Last Wednesday, the American Banker quoted me on the politics behind President Biden’s contradictory campaign to demand inflation-stifling policies while at the same time championing Fed independence.  The article quoted me accurately, but as I read it, the brevity of my comments made them seem unduly pointed.  As in Renaissance Florence, modern-day Washington is awash with nuance.  To understand what President Biden meant, one has to watch for the equivalent of a carefully-arched eyebrow or a seemingly-offhand remark.  Those I see and hear say that the White House will not hesitate to turn the Fed into the fall guy for inflation and then defenestrate it in political self-defense.

This isn’t to say that President Biden wants to sacrifice the central bank on the midterm’s altar.  Despite entreaties of his more bloody-minded political aides, the President has so far heeded Secretary Yellen and given Jay Powell the equivalent of a royal pass.  Still, the carefully calibrated comments last week show that this pass is increasingly conditional.

It’s not hard to understand why those frightened of a return to what Martin Wolf last week called a U.S. autocracy are willing to push the Fed in front of the firing line. I am less and less alone in thinking that Democrats in 2016 lost it all because they trusted conventional economic thinking far too much.   Still, the Biden Administration has so far made the same mistake.

Starting in 2015, the Fed said that the American economy was a “good place.”  President Obama took credit for the post-2008 recovery, which it was for the most affluent, and Hillary Clinton followed his lead, promising to do more of the same.  Black voters whose economic lives were far from a “good place” stayed home and younger, less-educated men succumbed to Donald Trump’s blandishments because he was the only candidate who seemed to understand their plight.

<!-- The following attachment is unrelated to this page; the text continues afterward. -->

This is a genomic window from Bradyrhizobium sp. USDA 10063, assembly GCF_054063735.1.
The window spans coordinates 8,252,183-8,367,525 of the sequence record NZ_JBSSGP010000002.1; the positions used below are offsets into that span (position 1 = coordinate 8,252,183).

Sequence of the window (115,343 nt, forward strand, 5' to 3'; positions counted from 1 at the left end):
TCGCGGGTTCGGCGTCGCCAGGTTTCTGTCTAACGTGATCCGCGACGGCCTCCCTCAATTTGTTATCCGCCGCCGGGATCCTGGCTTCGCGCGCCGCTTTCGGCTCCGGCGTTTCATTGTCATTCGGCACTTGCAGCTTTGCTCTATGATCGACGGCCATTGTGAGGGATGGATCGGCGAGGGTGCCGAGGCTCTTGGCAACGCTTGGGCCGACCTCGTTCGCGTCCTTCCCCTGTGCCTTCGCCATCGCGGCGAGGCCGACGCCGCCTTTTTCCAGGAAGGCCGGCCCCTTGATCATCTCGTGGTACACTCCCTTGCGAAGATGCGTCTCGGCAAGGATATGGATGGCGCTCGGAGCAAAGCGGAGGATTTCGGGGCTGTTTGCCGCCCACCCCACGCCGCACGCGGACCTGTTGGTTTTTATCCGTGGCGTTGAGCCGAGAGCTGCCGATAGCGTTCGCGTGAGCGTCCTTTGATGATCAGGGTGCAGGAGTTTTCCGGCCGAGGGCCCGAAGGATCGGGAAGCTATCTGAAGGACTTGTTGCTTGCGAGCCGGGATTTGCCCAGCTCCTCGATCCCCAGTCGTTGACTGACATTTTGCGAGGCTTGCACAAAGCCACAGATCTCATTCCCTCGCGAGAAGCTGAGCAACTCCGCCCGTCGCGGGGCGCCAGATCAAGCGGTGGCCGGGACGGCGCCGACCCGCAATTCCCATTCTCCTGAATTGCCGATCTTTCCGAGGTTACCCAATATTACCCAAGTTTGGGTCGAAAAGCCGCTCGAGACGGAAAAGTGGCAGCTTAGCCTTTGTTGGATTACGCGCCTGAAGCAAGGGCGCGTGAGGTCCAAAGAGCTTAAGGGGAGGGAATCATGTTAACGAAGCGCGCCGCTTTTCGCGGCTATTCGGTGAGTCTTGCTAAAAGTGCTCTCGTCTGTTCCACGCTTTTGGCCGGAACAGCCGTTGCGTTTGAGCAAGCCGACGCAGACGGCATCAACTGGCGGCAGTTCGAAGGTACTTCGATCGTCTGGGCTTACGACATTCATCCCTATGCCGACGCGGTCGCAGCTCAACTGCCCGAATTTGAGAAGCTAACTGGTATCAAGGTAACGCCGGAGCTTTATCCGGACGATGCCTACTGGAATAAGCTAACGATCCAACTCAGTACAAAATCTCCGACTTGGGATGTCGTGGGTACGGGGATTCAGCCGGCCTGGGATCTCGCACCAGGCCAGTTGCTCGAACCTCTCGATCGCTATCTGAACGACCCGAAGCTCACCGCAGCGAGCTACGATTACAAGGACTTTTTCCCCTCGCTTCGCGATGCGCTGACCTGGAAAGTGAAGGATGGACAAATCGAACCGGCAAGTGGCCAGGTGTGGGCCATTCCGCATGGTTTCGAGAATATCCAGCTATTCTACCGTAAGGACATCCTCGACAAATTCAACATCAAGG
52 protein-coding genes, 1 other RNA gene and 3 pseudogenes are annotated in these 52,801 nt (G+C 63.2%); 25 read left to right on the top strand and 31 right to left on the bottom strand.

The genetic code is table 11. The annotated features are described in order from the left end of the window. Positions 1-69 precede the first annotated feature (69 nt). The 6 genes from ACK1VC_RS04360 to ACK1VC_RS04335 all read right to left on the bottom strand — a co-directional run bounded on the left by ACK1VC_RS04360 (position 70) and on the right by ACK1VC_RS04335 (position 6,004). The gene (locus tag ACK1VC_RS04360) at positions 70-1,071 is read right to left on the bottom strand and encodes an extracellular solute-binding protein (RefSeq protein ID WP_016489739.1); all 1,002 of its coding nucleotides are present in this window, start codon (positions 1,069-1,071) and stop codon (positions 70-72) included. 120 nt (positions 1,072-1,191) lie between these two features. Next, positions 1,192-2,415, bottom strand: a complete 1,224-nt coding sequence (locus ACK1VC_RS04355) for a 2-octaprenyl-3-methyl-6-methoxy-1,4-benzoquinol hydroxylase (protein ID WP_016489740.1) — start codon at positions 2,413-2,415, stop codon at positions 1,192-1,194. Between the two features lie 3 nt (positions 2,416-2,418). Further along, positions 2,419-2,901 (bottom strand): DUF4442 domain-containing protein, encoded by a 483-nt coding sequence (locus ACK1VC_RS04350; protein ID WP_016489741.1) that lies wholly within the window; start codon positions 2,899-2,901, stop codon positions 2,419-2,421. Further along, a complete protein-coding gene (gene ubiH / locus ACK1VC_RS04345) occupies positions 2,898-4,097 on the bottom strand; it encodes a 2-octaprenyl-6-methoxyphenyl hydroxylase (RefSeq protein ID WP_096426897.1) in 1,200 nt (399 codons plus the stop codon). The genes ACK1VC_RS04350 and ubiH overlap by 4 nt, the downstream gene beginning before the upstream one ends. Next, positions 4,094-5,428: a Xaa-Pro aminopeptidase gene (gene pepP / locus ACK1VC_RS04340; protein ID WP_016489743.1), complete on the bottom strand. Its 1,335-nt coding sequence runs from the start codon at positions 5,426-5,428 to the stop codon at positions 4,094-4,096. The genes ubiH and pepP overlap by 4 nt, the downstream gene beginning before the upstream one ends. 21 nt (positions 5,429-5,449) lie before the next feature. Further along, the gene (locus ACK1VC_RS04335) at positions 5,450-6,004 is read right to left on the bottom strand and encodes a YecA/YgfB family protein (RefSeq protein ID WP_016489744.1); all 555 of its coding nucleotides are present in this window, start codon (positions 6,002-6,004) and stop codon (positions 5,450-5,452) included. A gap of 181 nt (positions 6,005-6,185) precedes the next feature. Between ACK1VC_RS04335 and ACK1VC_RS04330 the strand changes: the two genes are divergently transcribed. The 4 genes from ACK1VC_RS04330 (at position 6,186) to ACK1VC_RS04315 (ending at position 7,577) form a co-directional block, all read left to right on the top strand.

Ignoring this lesson, veterans of the Obama Administration and Clinton campaign have dominated Administration economic thinking and political positioning since the 2021 inauguration with more of the same.  They have thus tried to emphasize the positive.  As President Biden said again last week, unemployment is at a super low and much he and Congress have done brought it to this place after the 2020 crash.

But the statistics cited so far are just like those used in 2016, aggregates and averages that ignore day-to-day economic reality for all but the top twenty percent.  All the savings accumulated in 2021 thanks to abundant fiscal policy are evaporating under inflation’s heat for all but the most affluent households. Many Americans with jobs are still falling farther and farther behind due not just to the fact that wages are still inadequate as prices rise and shelter is sought, but also because the majority of Americans get by with debt they know must someday come due.  Using its aggregates, the Fed is convinced household leverage is sustainable, but rock-bottom consumer confidence says otherwise.

It takes formidable rhetorical flourishes to persuade voters that they’re better off than they think they are.  For all his appeal, Mr. Biden lacks these skills and the personal bond with his supporters essential for confidence in the face of fear.  Even if inflation abates over the next few months, that will leave unaffordable prices in place as weak growth or worse leaves more families farther behind.  Throwing the Fed to the wolves at this point probably won’t do any good, but the central bank won’t be the first futile sacrifice dragged to the block in a sovereign’s desperate hope to satiate the angry and unruly masses on whom his reign and that of his successors depends.